When Lee Norris finished his career as the Norris Funeral Home director in St. Charles a few years ago, it's not likely he had "construction foreman" down as one of his retirement dreams.
But that's what he's become in a roundabout way, and the folks at Riverwoods Family Campus must be quite happy about it.
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As part of his role on the Fox Valley Christian Action (Riverwoods) board, he has seen the campus along the Fox River north of St. Charles expand with five new cabins for the underprivileged young people who spend their summers there.
Now, work is being done to construct a sixth 40-bunk cabin under Norris' watchful eye.
"This is the first time I was asked to head up the project because other people were swamped," said Norris, of Geneva. "So I've been out there quite a bit this time."
Norris makes sure supplies and construction materials are ordered and arrive on schedule, in addition to recruiting volunteers to help with the construction.
"Volunteers come when they are available," Norris said. "There is a group of older guys who call themselves 'The Geezers' and they come every Thursday."
"The Geezers" have been taking wood from trees that were cut down to make stairways and bunk beds for the cabins, Norris added.
As with any task of this nature, more volunteers are always needed. Getting walls up and doing work inside the cabins keeps everyone busy. Anyone interested in lending a hand should contact Norris at (630) 712-2231 or volunteer coordinator Eli Griffin at (847) 431-3689.
Burge begins recovery: It would be nice to write an item about the Burge family, formerly of Geneva, winning the lottery. Instead, they have been mentioned in this column as victims of unfortunate incidents.
A few years ago I wrote about William Burge, a 1984 graduate of Geneva High School, falling through a wood cover of an abandoned well that he didn't know existed on his property in Los Angeles. After several hours stuck in deep, cold water, neighbors finally heard him and were able to get a rescue effort in gear. He was lucky he didn't die.
Now, Jim "Slim" Burge, a 1988 Geneva High School graduate, was attacked Aug. 10 outside of his home near Rockford. Apparently, Burge yelled out to a driver to slow down in his neighborhood, and the man proceeded to get out of his car and beat and kick Burge to the point he had to be hospitalized with broken bones in his face and damage to his brain. He, too, was lucky he didn't die.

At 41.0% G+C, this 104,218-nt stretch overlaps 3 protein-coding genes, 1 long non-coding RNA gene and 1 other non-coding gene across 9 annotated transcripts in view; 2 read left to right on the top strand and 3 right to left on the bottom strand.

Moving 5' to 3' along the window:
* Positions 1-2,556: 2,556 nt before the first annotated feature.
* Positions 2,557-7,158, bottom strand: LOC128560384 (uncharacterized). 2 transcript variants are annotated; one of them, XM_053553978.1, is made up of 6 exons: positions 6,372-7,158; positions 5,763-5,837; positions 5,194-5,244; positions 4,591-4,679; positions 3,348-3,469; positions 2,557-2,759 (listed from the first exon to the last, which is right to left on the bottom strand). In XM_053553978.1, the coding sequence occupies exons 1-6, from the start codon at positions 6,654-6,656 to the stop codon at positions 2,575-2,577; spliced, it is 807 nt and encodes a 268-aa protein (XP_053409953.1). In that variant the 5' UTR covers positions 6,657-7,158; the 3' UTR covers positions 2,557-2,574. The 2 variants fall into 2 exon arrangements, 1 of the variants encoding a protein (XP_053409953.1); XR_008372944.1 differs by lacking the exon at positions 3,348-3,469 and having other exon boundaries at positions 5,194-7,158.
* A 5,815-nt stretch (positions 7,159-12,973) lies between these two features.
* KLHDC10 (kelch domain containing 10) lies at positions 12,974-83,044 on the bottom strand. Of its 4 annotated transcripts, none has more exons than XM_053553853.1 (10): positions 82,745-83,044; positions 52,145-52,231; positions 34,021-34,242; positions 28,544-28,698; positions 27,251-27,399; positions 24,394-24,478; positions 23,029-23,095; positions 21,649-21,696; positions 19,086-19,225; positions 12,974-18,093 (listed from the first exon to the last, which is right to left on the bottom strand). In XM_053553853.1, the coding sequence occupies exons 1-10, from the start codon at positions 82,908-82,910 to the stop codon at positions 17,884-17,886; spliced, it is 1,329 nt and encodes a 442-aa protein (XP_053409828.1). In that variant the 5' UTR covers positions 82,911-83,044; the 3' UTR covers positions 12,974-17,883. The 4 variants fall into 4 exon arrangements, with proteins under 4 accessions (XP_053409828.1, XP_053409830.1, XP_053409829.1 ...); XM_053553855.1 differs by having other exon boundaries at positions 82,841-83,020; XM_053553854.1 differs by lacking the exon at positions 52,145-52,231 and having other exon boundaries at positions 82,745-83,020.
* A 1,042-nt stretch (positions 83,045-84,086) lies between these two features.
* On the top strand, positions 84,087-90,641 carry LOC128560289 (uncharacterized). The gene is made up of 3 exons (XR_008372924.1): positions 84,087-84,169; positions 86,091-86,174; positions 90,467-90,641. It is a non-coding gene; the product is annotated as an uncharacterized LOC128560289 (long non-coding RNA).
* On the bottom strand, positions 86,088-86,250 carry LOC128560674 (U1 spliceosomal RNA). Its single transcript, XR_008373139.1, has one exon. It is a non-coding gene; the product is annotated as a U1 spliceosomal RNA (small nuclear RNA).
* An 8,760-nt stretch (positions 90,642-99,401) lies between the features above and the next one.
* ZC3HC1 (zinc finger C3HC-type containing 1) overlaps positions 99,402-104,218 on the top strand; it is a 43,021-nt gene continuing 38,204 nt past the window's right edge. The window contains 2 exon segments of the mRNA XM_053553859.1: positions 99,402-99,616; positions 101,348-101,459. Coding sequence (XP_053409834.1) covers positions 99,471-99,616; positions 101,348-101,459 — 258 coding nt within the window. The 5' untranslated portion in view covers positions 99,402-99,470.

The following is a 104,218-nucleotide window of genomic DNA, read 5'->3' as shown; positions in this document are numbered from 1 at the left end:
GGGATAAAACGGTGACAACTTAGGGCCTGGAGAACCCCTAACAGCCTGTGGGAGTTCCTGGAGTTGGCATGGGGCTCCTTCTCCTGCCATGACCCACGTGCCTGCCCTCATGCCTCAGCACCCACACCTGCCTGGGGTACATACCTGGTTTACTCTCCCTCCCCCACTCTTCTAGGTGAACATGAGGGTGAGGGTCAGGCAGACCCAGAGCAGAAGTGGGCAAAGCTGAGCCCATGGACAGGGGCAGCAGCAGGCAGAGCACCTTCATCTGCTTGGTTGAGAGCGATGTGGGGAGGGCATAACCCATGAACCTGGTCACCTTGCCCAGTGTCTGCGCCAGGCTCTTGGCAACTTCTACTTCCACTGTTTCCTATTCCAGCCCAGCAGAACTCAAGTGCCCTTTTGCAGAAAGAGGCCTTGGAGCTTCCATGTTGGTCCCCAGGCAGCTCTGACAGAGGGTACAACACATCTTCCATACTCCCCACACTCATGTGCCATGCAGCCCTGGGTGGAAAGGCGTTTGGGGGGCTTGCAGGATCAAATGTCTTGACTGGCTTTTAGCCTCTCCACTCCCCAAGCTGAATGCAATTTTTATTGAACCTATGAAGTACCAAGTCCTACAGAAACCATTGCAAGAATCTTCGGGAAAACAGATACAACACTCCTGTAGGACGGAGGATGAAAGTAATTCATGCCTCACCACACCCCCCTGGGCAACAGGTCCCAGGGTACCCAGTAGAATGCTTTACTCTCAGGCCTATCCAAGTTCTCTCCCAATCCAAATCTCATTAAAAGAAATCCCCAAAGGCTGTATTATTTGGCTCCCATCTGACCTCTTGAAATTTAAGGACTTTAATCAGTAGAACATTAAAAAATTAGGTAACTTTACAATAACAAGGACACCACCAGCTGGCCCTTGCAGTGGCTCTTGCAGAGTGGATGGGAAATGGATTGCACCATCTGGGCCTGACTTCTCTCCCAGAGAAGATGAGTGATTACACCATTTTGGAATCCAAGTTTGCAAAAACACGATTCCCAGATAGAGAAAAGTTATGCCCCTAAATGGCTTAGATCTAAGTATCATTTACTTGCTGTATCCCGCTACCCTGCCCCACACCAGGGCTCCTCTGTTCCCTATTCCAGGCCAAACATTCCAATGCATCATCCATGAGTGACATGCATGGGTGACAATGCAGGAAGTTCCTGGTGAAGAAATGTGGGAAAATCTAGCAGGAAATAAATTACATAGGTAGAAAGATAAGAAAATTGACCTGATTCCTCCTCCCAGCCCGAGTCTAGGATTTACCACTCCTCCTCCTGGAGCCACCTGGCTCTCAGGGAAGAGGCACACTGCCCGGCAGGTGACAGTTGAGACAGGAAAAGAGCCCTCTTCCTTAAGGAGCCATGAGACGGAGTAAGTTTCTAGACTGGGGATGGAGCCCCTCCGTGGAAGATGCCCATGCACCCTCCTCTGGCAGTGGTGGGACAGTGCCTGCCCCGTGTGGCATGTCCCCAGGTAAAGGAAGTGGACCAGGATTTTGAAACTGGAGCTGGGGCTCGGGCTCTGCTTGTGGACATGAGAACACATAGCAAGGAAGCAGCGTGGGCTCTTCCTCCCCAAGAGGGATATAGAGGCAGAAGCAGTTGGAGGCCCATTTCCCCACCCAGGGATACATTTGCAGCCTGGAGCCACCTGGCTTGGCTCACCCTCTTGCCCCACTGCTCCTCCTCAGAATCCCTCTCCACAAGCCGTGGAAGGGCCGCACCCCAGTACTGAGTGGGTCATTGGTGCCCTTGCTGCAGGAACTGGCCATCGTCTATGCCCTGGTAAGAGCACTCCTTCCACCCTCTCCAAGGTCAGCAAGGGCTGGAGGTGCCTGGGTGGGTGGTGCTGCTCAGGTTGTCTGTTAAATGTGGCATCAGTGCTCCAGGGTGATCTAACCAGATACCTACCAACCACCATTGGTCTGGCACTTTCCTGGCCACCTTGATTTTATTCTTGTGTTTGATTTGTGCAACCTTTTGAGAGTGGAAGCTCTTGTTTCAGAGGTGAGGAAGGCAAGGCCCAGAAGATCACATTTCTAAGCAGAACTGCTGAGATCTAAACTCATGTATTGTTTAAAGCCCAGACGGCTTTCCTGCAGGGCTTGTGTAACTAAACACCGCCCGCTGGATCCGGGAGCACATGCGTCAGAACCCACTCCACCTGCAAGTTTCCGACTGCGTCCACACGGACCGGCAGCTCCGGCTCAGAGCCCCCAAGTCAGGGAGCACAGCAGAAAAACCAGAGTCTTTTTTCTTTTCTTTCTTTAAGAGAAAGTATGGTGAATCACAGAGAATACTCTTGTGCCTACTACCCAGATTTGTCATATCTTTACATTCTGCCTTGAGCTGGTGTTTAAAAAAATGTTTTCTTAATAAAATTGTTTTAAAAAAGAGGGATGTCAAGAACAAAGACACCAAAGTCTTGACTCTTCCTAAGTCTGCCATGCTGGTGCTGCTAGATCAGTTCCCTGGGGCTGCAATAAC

Burge is home now, trying to regain his motor and communication skills, his sister, April Dodd, said.
"He is walking slowly and, with help, speaking in slurred and mumbled words, and is able to feed himself with little help now," Dodd said. "He was able to walk outside this past weekend for the first time since the attack."
Burge was just about to take a job in golf course management in Michigan when this incident occurred and put all of that in doubt -- for now.
Todd Olson, a family friend from Oregon, Ill., is organizing a golf fundraiser for Burge and his family Sept. 28 at Silver Ridge Golf Course. Those who would like to play should contact Olson at (618) 225-9640 or Ginny Miller at (630) 632-4591 by Sept. 20.
"This golf benefit couldn't be a more beautiful expression of the dream we hold for him as he recovers and re-enters the world he once knew," Dodd said.
Donations are also being accepted for the family at aprildodd.com.
Nuclear mosquitoes?: Having neighbors get together on your deck during the evening hours, even with mosquito spray at hand and candles burning nearby, is a dangerous game these days.
The red welts on my arms and legs were a reminder that we are fighting nuclear mosquitoes. I've never seen bites quite this big before. Hopefully, I will be fortunate enough to avoid a case of West Nile out of this deal.
Regardless, these nasty insects are growing stronger for some reason. I suspect the stuff we use to supposedly kill them actually gives them super powers.
A worthy faire: We always make a point to stop by the jewelry faire fundraiser for the Anderson Animal Shelter during the Festival of the Vine in Geneva. The faire takes place Friday through Sunday at the American Legion Hall on South Second Street.
More than 4,000 pieces of donated jewelry will be on display, so my wife likes poking around in there for two reasons -- she loves dogs and might find an interesting piece of jewelry at the same time.
Me? I buy some of the treats they also sell, just to make sure I do my part for the cause.
Some southern soul: It's not that I'm a big fan of Cajun, or soul food as some might call it. But if our city development directors are interested in bringing a different type of restaurant into the area, they should visit Heaven on Seven in downtown Naperville.
I had the opportunity to have lunch there not long ago, and the chicken and waffles dish was delicious. Of course, the main choice of most diners at Heaven on Seven is gumbo.
After all, that's what made chef and owner Jimmy Bannos famous in the Cajun circles.
This is just an interesting place, with excellent food and atmosphere. And it's one that would look quite nice tucked near the Arcada Theatre in St. Charles, or River Street in Batavia, or anywhere along State or Third streets in Geneva.